As a parent of two serving Victoria Police officers I’ve realised I watch the nightly news a little differently than I used to. Though the content of each news bulletin seems to mirror those I’ve watched for decades, the context of each of the stories involving police cause my attention to be a little more focused.
I’m very adept at coping with trauma and grief. My role as the senior Victoria police chaplain, as well as 20 years of working amongst some of the worlds most disadvantaged people, has exposed me to much grief and brokenness.
I’m also married to a nurse who has worked in emergency wards, hospital theatres, and is now a clinical nurse specialist. As a couple we have assisted and cared for people throughout our 35 years of marriage.
In the mix of our own personal experiences we raised our two children exposing them to the wonders of the world but also allowing them to witness the effects of poverty, injustice, addiction and greed. It was no surprise when they both decided to apply and subsequently graduate as Victoria police officers, swearing to uphold the right of those whom they were now avowed to protect.
So now when I turn the news channel on and hear stories of police being involved in the latest skirmish or critical incident, I realise my investment into the care and protection of our society is a deeply personal one.
There are two emotions that are consistently present as a parent, or loved one, of serving police officers. One we openly speak about, the other we can find difficult to verbalise. Those two emotions are:
- Overwhelming pride – as parents, we are incredibly proud of who our children have become and the careers they have chosen to follow. When they graduated at the academy we beamed with pride as they marched out. Promotions, opportunities, cases they’ve been involved in, crime they have prevented and solved – all cause us to continually applaud them and be their greatest supporters.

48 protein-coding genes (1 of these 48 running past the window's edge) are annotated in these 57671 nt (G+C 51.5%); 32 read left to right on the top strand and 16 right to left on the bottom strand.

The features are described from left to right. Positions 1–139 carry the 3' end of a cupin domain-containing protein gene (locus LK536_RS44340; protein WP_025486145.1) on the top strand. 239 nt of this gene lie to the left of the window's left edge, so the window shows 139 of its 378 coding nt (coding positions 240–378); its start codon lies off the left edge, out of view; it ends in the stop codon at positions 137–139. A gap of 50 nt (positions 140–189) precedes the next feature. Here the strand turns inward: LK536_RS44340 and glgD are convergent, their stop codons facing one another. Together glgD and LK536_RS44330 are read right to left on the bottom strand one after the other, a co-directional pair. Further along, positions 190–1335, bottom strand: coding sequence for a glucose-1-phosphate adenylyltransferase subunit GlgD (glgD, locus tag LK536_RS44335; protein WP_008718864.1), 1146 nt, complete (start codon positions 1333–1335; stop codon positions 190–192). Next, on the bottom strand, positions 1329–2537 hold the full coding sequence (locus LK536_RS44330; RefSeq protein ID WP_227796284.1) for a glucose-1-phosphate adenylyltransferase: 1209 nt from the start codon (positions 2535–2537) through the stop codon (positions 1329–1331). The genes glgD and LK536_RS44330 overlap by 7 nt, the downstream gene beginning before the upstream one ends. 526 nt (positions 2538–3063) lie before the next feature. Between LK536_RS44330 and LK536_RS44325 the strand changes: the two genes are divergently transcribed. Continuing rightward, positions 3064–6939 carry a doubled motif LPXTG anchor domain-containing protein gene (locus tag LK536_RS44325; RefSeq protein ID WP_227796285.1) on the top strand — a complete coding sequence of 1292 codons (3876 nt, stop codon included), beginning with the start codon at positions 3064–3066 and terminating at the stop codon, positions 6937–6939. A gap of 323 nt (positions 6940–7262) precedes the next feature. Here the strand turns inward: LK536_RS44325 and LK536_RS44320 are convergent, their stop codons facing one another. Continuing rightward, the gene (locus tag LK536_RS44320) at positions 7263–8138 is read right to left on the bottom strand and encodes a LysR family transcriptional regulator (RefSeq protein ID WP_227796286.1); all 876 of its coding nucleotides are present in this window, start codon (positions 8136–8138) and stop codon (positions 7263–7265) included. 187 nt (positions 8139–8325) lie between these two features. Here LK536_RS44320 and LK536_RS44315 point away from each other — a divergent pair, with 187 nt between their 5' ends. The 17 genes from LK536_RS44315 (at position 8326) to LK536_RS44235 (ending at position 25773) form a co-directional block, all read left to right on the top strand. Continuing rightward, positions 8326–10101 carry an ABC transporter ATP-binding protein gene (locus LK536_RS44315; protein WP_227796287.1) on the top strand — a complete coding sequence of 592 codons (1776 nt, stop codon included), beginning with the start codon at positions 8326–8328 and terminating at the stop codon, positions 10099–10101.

- But we also admit that in those moments when the news reports serious police involvement in areas and circumstances we know our children operate, there is that small shiver of anxiety. We have never been worried about where our children are serving as police officers, but we do pray for their protection both physically and emotionally as they deal with the overwhelming amount of need our society requires from our law enforcers. We obviously want them to be safe and to return home as we sent them out.
Simply being able to talk about these two emotions unlocks an internal gate that we somehow feel needs to be firmly closed in case we make others worry about how we are feeling.
Pride and anxiety are two normal human emotions, and when these are in balance, cause us to share honestly and openly for those we care for.
Last night when I watched the news, I realised again that I watch with different eyes, looking for different information. Pride and anxiety though in balance because I know I don’t walk this path alone.